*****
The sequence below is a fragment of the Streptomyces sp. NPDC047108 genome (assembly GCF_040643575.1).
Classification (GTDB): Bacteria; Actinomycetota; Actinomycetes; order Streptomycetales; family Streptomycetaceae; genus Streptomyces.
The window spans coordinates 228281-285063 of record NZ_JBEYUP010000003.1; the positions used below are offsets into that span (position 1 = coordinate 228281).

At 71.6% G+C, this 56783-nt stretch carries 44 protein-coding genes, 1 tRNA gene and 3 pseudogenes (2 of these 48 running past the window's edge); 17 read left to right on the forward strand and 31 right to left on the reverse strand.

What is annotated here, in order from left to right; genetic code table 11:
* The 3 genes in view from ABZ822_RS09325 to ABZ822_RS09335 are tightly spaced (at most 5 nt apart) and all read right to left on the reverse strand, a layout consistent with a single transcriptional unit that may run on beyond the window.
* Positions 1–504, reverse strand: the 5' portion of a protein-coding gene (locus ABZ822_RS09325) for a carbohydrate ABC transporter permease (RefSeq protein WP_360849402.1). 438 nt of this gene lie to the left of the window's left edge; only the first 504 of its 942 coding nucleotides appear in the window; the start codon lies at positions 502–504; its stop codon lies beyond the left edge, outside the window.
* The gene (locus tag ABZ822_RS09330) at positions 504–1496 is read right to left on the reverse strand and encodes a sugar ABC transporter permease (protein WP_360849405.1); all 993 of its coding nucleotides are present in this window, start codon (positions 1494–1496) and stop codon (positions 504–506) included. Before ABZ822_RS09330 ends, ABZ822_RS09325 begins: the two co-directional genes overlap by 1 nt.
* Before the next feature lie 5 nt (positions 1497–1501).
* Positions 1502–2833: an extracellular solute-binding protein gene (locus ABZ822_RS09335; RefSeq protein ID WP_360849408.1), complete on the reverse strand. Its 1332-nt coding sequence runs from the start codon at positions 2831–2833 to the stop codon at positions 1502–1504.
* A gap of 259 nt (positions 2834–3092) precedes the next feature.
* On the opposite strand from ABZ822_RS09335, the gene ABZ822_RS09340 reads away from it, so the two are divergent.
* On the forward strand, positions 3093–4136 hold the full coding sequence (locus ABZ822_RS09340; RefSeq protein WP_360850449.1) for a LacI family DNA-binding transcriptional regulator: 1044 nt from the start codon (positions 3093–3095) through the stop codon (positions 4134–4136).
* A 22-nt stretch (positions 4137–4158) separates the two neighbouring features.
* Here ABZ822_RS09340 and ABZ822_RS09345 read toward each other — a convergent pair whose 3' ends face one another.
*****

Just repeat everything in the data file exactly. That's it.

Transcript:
The sequence below is a fragment of the Streptomyces sp. NPDC047108 genome (assembly GCF_040643575.1).
Classification (GTDB): Bacteria; Actinomycetota; Actinomycetes; order Streptomycetales; family Streptomycetaceae; genus Streptomyces.
The window spans coordinates 228281-285063 of record NZ_JBEYUP010000003.1; the positions used below are offsets into that span (position 1 = coordinate 228281).

At 71.6% G+C, this 56783-nt stretch carries 44 protein-coding genes, 1 tRNA gene and 3 pseudogenes (2 of these 48 running past the window's edge); 17 read left to right on the forward strand and 31 right to left on the reverse strand.

What is annotated here, in order from left to right; genetic code table 11:
* The 3 genes in view from ABZ822_RS09325 to ABZ822_RS09335 are tightly spaced (at most 5 nt apart) and all read right to left on the reverse strand, a layout consistent with a single transcriptional unit that may run on beyond the window.
* Positions 1–504, reverse strand: the 5' portion of a protein-coding gene (locus ABZ822_RS09325) for a carbohydrate ABC transporter permease (RefSeq protein WP_360849402.1). 438 nt of this gene lie to the left of the window's left edge; only the first 504 of its 942 coding nucleotides appear in the window; the start codon lies at positions 502–504; its stop codon lies beyond the left edge, outside the window.
* The gene (locus tag ABZ822_RS09330) at positions 504–1496 is read right to left on the reverse strand and encodes a sugar ABC transporter permease (protein WP_360849405.1); all 993 of its coding nucleotides are present in this window, start codon (positions 1494–1496) and stop codon (positions 504–506) included. Before ABZ822_RS09330 ends, ABZ822_RS09325 begins: the two co-directional genes overlap by 1 nt.
* Before the next feature lie 5 nt (positions 1497–1501).
* Positions 1502–2833: an extracellular solute-binding protein gene (locus ABZ822_RS09335; RefSeq protein ID WP_360849408.1), complete on the reverse strand. Its 1332-nt coding sequence runs from the start codon at positions 2831–2833 to the stop codon at positions 1502–1504.
* A gap of 259 nt (positions 2834–3092) precedes the next feature.
* On the opposite strand from ABZ822_RS09335, the gene ABZ822_RS09340 reads away from it, so the two are divergent.
* On the forward strand, positions 3093–4136 hold the full coding sequence (locus ABZ822_RS09340; RefSeq protein WP_360850449.1) for a LacI family DNA-binding transcriptional regulator: 1044 nt from the start codon (positions 3093–3095) through the stop codon (positions 4134–4136).
* A 22-nt stretch (positions 4137–4158) separates the two neighbouring features.
* Here ABZ822_RS09340 and ABZ822_RS09345 read toward each other — a convergent pair whose 3' ends face one another.